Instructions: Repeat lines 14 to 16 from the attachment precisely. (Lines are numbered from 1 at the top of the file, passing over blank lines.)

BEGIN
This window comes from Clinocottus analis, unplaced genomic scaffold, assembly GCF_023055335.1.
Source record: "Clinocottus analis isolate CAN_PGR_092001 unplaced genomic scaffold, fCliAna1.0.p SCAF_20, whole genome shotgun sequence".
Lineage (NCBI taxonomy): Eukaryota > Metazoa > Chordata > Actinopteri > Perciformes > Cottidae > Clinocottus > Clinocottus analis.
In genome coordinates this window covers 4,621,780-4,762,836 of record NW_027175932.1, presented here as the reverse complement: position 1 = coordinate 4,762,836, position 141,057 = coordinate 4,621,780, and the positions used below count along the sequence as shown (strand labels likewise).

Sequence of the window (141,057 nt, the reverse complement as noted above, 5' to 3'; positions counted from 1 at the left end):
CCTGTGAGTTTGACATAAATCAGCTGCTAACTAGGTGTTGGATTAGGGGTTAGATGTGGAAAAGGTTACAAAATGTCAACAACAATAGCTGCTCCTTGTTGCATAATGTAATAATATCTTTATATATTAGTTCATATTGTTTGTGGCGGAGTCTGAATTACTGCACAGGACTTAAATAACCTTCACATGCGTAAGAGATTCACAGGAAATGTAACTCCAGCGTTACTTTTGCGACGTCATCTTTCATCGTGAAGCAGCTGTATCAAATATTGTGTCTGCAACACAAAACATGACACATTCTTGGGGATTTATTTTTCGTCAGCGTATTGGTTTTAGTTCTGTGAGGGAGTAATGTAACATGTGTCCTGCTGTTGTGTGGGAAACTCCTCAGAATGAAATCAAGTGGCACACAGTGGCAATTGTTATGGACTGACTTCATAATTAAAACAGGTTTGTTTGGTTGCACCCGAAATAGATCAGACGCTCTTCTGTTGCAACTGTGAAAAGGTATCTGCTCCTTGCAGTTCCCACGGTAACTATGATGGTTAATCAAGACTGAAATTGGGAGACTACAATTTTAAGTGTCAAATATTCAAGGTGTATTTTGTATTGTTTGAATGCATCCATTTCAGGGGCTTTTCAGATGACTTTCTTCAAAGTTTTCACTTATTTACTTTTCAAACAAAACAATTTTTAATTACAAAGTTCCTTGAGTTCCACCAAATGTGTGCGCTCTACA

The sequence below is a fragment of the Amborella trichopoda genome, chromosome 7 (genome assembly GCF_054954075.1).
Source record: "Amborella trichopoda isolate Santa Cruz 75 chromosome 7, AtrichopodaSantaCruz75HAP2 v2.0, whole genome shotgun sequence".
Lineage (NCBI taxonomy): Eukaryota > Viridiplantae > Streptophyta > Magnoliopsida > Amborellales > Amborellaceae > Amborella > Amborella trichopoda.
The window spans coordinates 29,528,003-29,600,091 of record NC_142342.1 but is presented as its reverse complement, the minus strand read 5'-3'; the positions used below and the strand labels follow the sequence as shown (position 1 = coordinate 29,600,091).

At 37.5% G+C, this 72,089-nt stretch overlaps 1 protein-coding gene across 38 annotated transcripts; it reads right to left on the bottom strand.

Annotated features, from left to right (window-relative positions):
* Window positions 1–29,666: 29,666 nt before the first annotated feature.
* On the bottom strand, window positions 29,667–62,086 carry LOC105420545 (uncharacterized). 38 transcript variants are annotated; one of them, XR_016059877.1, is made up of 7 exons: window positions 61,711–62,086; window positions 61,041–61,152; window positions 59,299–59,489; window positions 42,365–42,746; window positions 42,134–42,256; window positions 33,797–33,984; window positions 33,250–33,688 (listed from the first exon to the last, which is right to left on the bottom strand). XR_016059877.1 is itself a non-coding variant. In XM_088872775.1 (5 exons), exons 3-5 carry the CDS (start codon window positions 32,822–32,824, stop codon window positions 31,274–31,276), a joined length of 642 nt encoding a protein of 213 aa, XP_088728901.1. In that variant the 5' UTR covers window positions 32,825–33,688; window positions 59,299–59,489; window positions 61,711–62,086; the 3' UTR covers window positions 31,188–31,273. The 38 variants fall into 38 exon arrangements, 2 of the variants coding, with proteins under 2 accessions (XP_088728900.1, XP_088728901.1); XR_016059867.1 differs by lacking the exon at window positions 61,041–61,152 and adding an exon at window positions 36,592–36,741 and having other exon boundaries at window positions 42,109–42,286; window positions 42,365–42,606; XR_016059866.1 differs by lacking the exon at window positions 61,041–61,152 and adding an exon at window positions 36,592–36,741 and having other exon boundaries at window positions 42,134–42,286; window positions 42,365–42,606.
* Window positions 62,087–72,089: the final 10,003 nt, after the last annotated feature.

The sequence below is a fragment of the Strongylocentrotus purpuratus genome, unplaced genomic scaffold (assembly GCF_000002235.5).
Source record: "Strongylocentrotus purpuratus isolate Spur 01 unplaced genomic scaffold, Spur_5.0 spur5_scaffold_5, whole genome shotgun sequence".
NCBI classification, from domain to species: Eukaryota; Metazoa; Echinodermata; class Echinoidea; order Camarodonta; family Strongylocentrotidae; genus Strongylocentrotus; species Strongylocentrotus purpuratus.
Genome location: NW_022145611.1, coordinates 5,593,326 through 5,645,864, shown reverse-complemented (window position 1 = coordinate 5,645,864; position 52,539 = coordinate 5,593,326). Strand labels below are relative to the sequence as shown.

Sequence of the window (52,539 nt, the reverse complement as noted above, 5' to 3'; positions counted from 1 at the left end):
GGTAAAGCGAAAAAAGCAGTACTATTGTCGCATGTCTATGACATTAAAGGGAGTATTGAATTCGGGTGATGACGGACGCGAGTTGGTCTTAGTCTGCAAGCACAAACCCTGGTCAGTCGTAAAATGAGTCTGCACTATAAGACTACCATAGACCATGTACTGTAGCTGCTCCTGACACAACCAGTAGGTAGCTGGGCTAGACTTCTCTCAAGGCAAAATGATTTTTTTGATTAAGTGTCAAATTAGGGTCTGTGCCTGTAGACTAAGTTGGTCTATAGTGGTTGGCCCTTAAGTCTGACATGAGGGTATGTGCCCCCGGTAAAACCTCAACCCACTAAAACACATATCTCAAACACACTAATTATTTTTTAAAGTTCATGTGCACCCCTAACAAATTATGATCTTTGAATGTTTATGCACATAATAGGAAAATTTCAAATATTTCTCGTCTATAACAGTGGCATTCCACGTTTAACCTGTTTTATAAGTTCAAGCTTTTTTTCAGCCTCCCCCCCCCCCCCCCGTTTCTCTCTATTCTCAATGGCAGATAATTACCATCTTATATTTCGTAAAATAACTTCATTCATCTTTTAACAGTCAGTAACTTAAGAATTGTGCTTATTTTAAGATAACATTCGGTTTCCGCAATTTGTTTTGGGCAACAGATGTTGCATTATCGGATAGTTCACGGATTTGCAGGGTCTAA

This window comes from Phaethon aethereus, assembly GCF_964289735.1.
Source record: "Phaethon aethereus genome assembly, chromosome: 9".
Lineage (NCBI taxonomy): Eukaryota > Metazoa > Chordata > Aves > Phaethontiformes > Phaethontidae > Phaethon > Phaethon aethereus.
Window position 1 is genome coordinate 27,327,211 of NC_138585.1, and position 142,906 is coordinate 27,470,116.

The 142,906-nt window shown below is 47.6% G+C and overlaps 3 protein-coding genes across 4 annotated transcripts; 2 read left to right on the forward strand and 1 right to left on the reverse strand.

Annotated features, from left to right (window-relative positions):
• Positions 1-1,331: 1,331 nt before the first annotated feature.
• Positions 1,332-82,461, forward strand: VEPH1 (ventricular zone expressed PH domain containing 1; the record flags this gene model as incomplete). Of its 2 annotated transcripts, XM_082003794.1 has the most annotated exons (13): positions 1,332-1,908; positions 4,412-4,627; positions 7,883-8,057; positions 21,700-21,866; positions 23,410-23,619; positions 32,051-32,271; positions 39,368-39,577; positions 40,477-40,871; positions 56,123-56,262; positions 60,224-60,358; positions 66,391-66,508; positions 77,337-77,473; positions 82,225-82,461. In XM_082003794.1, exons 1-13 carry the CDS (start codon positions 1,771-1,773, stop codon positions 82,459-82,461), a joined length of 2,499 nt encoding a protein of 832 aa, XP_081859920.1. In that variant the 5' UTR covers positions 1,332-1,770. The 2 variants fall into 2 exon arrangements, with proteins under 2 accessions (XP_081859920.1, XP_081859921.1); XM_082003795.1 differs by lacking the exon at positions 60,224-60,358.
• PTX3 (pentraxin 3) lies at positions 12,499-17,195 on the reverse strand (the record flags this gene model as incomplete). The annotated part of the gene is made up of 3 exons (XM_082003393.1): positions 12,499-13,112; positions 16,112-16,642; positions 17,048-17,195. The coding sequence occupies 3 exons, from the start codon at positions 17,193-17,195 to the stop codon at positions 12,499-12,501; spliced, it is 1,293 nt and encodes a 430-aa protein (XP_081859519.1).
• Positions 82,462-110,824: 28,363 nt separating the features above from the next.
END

* On the bottom strand, window positions 29,667–62,086 carry LOC105420545 (uncharacterized). 38 transcript variants are annotated; one of them, XR_016059877.1, is made up of 7 exons: window positions 61,711–62,086; window positions 61,041–61,152; window positions 59,299–59,489; window positions 42,365–42,746; window positions 42,134–42,256; window positions 33,797–33,984; window positions 33,250–33,688 (listed from the first exon to the last, which is right to left on the bottom strand). XR_016059877.1 is itself a non-coding variant. In XM_088872775.1 (5 exons), exons 3-5 carry the CDS (start codon window positions 32,822–32,824, stop codon window positions 31,274–31,276), a joined length of 642 nt encoding a protein of 213 aa, XP_088728901.1. In that variant the 5' UTR covers window positions 32,825–33,688; window positions 59,299–59,489; window positions 61,711–62,086; the 3' UTR covers window positions 31,188–31,273. The 38 variants fall into 38 exon arrangements, 2 of the variants coding, with proteins under 2 accessions (XP_088728900.1, XP_088728901.1); XR_016059867.1 differs by lacking the exon at window positions 61,041–61,152 and adding an exon at window positions 36,592–36,741 and having other exon boundaries at window positions 42,109–42,286; window positions 42,365–42,606; XR_016059866.1 differs by lacking the exon at window positions 61,041–61,152 and adding an exon at window positions 36,592–36,741 and having other exon boundaries at window positions 42,134–42,286; window positions 42,365–42,606.
* Window positions 62,087–72,089: the final 10,003 nt, after the last annotated feature.

The sequence below is a fragment of the Strongylocentrotus purpuratus genome, unplaced genomic scaffold (assembly GCF_000002235.5).